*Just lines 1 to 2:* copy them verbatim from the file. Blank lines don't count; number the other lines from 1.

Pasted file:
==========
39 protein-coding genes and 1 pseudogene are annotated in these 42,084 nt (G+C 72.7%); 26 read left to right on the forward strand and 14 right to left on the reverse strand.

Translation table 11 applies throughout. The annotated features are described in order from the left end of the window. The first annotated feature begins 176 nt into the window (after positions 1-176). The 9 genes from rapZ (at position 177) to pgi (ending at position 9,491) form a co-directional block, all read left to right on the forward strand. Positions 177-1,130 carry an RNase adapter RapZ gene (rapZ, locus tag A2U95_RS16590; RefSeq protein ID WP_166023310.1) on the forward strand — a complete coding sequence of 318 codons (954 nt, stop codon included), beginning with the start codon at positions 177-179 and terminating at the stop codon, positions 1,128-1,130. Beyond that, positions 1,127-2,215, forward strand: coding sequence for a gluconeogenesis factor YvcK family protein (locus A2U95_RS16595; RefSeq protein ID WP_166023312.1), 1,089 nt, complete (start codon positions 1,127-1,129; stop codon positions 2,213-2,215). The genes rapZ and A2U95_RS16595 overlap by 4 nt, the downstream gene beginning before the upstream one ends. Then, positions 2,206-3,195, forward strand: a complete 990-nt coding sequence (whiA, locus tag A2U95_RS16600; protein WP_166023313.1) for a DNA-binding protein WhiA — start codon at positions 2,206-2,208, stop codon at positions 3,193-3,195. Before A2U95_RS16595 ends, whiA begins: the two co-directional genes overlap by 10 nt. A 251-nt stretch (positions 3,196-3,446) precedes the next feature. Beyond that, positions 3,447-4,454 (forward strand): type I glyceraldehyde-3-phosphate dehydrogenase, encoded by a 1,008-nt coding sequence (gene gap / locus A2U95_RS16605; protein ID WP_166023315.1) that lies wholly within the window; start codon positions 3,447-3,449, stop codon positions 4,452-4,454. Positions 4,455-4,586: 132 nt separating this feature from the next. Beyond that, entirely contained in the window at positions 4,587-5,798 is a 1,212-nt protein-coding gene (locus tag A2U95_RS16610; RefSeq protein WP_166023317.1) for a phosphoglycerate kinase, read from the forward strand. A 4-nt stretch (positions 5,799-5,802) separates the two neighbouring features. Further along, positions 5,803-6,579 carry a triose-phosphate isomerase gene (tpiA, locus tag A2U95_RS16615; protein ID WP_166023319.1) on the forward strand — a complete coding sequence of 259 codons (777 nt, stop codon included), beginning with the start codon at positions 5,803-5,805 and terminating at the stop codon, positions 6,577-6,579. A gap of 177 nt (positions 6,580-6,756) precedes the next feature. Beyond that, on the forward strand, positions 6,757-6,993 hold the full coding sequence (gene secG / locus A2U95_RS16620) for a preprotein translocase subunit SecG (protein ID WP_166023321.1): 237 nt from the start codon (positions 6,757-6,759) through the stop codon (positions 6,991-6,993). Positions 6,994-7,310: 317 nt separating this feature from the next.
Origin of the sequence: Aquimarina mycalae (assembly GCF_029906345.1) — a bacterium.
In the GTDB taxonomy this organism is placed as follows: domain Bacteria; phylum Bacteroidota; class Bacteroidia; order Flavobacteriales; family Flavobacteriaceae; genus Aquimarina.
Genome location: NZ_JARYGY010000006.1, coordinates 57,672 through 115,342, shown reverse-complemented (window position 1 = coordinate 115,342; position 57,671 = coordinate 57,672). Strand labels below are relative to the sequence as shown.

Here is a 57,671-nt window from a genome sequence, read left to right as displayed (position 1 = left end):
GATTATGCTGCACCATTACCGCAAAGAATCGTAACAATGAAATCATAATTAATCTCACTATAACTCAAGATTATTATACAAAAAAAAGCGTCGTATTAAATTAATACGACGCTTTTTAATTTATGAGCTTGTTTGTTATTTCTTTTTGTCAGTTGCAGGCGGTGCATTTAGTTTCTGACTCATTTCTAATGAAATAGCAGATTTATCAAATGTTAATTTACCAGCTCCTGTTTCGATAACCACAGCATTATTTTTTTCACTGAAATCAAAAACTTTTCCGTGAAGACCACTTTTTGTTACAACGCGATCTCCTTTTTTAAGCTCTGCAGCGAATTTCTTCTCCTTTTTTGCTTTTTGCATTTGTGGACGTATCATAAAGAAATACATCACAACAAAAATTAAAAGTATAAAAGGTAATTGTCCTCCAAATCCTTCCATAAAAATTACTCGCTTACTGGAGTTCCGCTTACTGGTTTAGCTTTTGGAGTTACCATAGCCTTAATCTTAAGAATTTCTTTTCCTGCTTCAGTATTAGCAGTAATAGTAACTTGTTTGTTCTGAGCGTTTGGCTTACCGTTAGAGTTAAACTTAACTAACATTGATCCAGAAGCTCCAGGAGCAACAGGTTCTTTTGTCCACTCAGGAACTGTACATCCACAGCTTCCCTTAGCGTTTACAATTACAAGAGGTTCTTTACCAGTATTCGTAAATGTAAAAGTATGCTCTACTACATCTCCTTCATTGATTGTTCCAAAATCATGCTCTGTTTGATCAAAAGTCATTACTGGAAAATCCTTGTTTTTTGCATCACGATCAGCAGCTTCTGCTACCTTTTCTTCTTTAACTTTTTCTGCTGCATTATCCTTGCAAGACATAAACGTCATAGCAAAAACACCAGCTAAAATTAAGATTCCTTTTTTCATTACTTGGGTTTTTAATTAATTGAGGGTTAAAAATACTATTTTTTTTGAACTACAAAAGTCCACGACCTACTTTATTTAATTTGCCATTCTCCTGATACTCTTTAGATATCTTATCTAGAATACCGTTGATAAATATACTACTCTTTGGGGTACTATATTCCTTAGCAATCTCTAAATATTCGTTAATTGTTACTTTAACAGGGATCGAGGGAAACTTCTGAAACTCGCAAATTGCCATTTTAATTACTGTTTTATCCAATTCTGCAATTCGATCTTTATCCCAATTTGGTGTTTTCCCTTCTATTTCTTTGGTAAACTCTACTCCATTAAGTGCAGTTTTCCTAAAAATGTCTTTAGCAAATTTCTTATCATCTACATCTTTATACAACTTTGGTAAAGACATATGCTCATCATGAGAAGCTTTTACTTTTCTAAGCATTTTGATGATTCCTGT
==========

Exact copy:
39 protein-coding genes and 1 pseudogene are annotated in these 42,084 nt (G+C 72.7%); 26 read left to right on the forward strand and 14 right to left on the reverse strand.

Translation table 11 applies throughout. The annotated features are described in order from the left end of the window. The first annotated feature begins 176 nt into the window (after positions 1-176). The 9 genes from rapZ (at position 177) to pgi (ending at position 9,491) form a co-directional block, all read left to right on the forward strand. Positions 177-1,130 carry an RNase adapter RapZ gene (rapZ, locus tag A2U95_RS16590; RefSeq protein ID WP_166023310.1) on the forward strand — a complete coding sequence of 318 codons (954 nt, stop codon included), beginning with the start codon at positions 177-179 and terminating at the stop codon, positions 1,128-1,130. Beyond that, positions 1,127-2,215, forward strand: coding sequence for a gluconeogenesis factor YvcK family protein (locus A2U95_RS16595; RefSeq protein ID WP_166023312.1), 1,089 nt, complete (start codon positions 1,127-1,129; stop codon positions 2,213-2,215). The genes rapZ and A2U95_RS16595 overlap by 4 nt, the downstream gene beginning before the upstream one ends. Then, positions 2,206-3,195, forward strand: a complete 990-nt coding sequence (whiA, locus tag A2U95_RS16600; protein WP_166023313.1) for a DNA-binding protein WhiA — start codon at positions 2,206-2,208, stop codon at positions 3,193-3,195. Before A2U95_RS16595 ends, whiA begins: the two co-directional genes overlap by 10 nt. A 251-nt stretch (positions 3,196-3,446) precedes the next feature. Beyond that, positions 3,447-4,454 (forward strand): type I glyceraldehyde-3-phosphate dehydrogenase, encoded by a 1,008-nt coding sequence (gene gap / locus A2U95_RS16605; protein ID WP_166023315.1) that lies wholly within the window; start codon positions 3,447-3,449, stop codon positions 4,452-4,454. Positions 4,455-4,586: 132 nt separating this feature from the next. Beyond that, entirely contained in the window at positions 4,587-5,798 is a 1,212-nt protein-coding gene (locus tag A2U95_RS16610; RefSeq protein WP_166023317.1) for a phosphoglycerate kinase, read from the forward strand. A 4-nt stretch (positions 5,799-5,802) separates the two neighbouring features. Further along, positions 5,803-6,579 carry a triose-phosphate isomerase gene (tpiA, locus tag A2U95_RS16615; protein ID WP_166023319.1) on the forward strand — a complete coding sequence of 259 codons (777 nt, stop codon included), beginning with the start codon at positions 5,803-5,805 and terminating at the stop codon, positions 6,577-6,579. A gap of 177 nt (positions 6,580-6,756) precedes the next feature. Beyond that, on the forward strand, positions 6,757-6,993 hold the full coding sequence (gene secG / locus A2U95_RS16620) for a preprotein translocase subunit SecG (protein ID WP_166023321.1): 237 nt from the start codon (positions 6,757-6,759) through the stop codon (positions 6,991-6,993). Positions 6,994-7,310: 317 nt separating this feature from the next.